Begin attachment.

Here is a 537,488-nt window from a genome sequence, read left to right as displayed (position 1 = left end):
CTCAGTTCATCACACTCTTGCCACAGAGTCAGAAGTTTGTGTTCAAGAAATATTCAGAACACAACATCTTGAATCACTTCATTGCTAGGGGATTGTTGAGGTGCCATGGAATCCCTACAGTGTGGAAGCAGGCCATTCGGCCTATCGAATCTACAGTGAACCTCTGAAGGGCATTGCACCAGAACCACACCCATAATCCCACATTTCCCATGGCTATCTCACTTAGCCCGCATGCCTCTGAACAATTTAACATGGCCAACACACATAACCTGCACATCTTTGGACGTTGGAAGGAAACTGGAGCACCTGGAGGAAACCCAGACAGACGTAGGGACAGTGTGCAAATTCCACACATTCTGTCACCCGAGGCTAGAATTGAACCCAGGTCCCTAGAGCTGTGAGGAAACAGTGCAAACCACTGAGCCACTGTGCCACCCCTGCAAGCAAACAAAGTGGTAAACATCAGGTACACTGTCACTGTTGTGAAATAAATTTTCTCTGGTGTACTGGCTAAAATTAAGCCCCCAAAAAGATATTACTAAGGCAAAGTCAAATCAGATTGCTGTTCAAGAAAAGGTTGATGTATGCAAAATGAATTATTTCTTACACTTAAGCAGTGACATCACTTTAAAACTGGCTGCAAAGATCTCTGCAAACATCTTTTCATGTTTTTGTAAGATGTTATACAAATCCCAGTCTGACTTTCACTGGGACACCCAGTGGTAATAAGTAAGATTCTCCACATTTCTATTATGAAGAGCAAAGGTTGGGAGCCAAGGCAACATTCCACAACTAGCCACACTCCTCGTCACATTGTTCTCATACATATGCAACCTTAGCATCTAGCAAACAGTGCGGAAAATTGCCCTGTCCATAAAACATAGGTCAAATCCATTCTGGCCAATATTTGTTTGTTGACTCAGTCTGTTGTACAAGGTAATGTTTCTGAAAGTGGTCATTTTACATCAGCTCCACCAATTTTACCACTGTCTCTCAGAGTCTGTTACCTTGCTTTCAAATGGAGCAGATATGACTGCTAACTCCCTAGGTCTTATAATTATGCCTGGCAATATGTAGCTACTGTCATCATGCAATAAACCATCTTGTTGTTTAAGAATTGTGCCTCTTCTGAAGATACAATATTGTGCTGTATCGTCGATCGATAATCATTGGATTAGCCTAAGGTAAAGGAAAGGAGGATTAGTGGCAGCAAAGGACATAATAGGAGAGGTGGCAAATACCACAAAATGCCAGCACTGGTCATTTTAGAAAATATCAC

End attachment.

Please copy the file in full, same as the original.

Here is a 537,488-nt window from a genome sequence, read left to right as displayed (position 1 = left end):
CTCAGTTCATCACACTCTTGCCACAGAGTCAGAAGTTTGTGTTCAAGAAATATTCAGAACACAACATCTTGAATCACTTCATTGCTAGGGGATTGTTGAGGTGCCATGGAATCCCTACAGTGTGGAAGCAGGCCATTCGGCCTATCGAATCTACAGTGAACCTCTGAAGGGCATTGCACCAGAACCACACCCATAATCCCACATTTCCCATGGCTATCTCACTTAGCCCGCATGCCTCTGAACAATTTAACATGGCCAACACACATAACCTGCACATCTTTGGACGTTGGAAGGAAACTGGAGCACCTGGAGGAAACCCAGACAGACGTAGGGACAGTGTGCAAATTCCACACATTCTGTCACCCGAGGCTAGAATTGAACCCAGGTCCCTAGAGCTGTGAGGAAACAGTGCAAACCACTGAGCCACTGTGCCACCCCTGCAAGCAAACAAAGTGGTAAACATCAGGTACACTGTCACTGTTGTGAAATAAATTTTCTCTGGTGTACTGGCTAAAATTAAGCCCCCAAAAAGATATTACTAAGGCAAAGTCAAATCAGATTGCTGTTCAAGAAAAGGTTGATGTATGCAAAATGAATTATTTCTTACACTTAAGCAGTGACATCACTTTAAAACTGGCTGCAAAGATCTCTGCAAACATCTTTTCATGTTTTTGTAAGATGTTATACAAATCCCAGTCTGACTTTCACTGGGACACCCAGTGGTAATAAGTAAGATTCTCCACATTTCTATTATGAAGAGCAAAGGTTGGGAGCCAAGGCAACATTCCACAACTAGCCACACTCCTCGTCACATTGTTCTCATACATATGCAACCTTAGCATCTAGCAAACAGTGCGGAAAATTGCCCTGTCCATAAAACATAGGTCAAATCCATTCTGGCCAATATTTGTTTGTTGACTCAGTCTGTTGTACAAGGTAATGTTTCTGAAAGTGGTCATTTTACATCAGCTCCACCAATTTTACCACTGTCTCTCAGAGTCTGTTACCTTGCTTTCAAATGGAGCAGATATGACTGCTAACTCCCTAGGTCTTATAATTATGCCTGGCAATATGTAGCTACTGTCATCATGCAATAAACCATCTTGTTGTTTAAGAATTGTGCCTCTTCTGAAGATACAATATTGTGCTGTATCGTCGATCGATAATCATTGGATTAGCCTAAGGTAAAGGAAAGGAGGATTAGTGGCAGCAAAGGACATAATAGGAGAGGTGGCAAATACCACAAAATGCCAGCACTGGTCATTTTAGAAAATATCAC